Understanding how languages change is important not only for the reconstruction of protolanguages and for estimating diversification dates (i.e. the dates when languages split), but also for the inference of evolutionary trees (or phylogenetic networks) of language families. We propose a parametric model of language change that addresses lexical polymorphism (two or more words for a given basic meaning) based on what is known about how languages change. Under our model, changes of state in lexical characters occur only due to semantic shift or borrowing, leading to (potentially brief) periods in which polymorphism is present. Across a wide range of model conditions, we find that a simple and natural modification to the maximum parsimony (MP) criterion (which seeks the tree with the fewest number of changes) to allow it to handle polymorphic characters has the best accuracy, substantially improving on well-known Bayesian methods based on appearances and disappearances of words. We also provide a new analysis of Indo–European that takes polymorphism into account, finding support for a previous tree (Nakhleh et al., 2006) and a new tree that differs from the previous tree in the relationship between Italo-Celtic and Tocharian.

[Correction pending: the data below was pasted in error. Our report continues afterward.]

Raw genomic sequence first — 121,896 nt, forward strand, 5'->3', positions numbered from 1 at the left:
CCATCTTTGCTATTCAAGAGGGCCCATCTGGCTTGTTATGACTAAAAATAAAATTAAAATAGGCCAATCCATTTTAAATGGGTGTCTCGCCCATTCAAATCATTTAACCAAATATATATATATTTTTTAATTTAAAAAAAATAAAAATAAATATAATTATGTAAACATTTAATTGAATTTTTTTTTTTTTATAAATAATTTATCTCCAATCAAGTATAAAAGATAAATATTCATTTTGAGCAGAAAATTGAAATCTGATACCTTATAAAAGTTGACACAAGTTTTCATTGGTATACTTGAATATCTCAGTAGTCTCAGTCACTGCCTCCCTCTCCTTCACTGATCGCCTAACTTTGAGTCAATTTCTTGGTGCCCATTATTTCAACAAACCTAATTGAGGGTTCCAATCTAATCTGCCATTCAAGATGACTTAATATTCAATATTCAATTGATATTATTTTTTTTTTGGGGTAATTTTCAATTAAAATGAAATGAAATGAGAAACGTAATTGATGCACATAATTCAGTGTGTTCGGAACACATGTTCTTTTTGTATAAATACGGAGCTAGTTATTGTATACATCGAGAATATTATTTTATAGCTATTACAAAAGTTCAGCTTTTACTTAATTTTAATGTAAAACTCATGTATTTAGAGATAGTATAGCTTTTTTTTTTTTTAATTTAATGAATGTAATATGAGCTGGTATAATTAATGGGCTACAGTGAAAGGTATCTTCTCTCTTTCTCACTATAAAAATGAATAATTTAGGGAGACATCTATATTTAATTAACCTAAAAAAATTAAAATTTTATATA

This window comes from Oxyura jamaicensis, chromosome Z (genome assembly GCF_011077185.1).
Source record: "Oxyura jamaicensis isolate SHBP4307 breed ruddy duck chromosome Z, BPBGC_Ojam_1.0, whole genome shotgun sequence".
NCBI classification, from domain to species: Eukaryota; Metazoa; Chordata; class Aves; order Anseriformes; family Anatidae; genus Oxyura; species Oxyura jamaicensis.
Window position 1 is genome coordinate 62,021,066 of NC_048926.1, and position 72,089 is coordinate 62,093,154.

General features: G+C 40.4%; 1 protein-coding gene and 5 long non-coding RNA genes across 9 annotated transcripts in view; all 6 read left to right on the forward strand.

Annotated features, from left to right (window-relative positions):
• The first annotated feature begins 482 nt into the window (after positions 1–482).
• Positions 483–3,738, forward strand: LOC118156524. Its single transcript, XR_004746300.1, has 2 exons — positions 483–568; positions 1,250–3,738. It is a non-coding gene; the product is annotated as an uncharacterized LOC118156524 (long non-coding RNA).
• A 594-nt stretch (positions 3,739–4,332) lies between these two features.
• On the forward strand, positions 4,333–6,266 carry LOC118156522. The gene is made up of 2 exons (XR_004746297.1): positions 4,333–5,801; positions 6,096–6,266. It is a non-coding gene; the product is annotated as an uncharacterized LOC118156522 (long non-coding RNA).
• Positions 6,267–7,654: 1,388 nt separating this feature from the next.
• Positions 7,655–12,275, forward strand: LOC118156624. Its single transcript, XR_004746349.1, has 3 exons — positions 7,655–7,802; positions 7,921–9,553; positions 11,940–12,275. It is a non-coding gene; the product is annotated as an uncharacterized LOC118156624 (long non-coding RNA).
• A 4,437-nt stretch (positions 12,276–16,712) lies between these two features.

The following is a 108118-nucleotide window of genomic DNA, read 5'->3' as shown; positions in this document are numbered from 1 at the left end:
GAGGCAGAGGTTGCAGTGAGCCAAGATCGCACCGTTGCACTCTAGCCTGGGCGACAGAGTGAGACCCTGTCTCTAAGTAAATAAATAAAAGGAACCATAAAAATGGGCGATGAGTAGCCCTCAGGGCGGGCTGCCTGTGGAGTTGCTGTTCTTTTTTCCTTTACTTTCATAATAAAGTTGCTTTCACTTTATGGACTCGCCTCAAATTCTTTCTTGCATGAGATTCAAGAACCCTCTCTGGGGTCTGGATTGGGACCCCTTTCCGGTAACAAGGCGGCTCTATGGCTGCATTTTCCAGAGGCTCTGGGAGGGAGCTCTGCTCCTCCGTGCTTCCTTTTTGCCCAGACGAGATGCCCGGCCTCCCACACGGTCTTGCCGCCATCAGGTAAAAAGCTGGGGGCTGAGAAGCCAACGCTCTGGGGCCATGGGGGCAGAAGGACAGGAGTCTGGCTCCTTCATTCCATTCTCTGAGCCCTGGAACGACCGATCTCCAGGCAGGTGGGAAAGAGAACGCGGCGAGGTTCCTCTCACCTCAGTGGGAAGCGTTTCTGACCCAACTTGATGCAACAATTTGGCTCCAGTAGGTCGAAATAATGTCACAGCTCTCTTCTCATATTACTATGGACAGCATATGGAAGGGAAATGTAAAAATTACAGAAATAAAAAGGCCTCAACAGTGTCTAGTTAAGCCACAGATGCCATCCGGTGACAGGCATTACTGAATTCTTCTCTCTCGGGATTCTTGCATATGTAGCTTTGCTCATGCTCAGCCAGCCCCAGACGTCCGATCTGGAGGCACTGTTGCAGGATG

Original languageEnglish (US)
JournalTransactions of the Philological Society
StateE-pub ahead of print - Apr 9 2024


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